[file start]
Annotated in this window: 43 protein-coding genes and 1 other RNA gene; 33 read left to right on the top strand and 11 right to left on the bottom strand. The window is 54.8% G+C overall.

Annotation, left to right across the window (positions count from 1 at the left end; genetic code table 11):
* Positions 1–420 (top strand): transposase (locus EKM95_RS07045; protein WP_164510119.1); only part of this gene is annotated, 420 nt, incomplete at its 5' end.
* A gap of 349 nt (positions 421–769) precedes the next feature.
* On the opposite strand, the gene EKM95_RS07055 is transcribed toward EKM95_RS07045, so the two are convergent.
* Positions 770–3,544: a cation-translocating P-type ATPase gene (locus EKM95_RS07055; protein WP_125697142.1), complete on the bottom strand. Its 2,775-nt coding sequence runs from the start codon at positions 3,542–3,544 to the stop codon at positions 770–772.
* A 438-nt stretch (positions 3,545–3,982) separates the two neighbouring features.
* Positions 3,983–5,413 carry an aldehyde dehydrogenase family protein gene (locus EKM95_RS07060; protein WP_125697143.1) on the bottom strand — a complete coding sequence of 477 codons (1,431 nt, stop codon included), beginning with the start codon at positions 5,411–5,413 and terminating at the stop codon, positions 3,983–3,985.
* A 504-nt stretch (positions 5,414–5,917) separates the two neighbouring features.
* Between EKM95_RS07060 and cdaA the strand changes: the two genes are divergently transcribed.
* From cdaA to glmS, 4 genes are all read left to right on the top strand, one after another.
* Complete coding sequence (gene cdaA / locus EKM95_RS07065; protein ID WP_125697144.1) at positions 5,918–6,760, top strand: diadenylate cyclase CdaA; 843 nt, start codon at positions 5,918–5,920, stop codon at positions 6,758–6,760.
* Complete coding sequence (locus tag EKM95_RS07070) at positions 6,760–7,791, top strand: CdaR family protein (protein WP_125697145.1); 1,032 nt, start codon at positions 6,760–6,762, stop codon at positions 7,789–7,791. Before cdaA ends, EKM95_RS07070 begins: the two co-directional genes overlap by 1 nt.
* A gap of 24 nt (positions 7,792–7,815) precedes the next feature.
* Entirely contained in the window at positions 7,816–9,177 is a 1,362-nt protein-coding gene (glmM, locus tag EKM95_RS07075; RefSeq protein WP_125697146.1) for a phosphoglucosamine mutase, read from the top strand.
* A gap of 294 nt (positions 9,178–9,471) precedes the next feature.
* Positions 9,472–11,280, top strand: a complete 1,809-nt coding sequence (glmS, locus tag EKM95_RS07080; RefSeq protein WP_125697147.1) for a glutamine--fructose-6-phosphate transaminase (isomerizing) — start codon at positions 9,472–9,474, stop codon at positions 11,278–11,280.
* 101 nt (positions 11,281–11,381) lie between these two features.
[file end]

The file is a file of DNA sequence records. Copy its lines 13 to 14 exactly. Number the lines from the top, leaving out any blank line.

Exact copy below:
* Complete coding sequence (locus tag EKM95_RS07070) at positions 6,760–7,791, top strand: CdaR family protein (protein WP_125697145.1); 1,032 nt, start codon at positions 6,760–6,762, stop codon at positions 7,789–7,791. Before cdaA ends, EKM95_RS07070 begins: the two co-directional genes overlap by 1 nt.
* A gap of 24 nt (positions 7,792–7,815) precedes the next feature.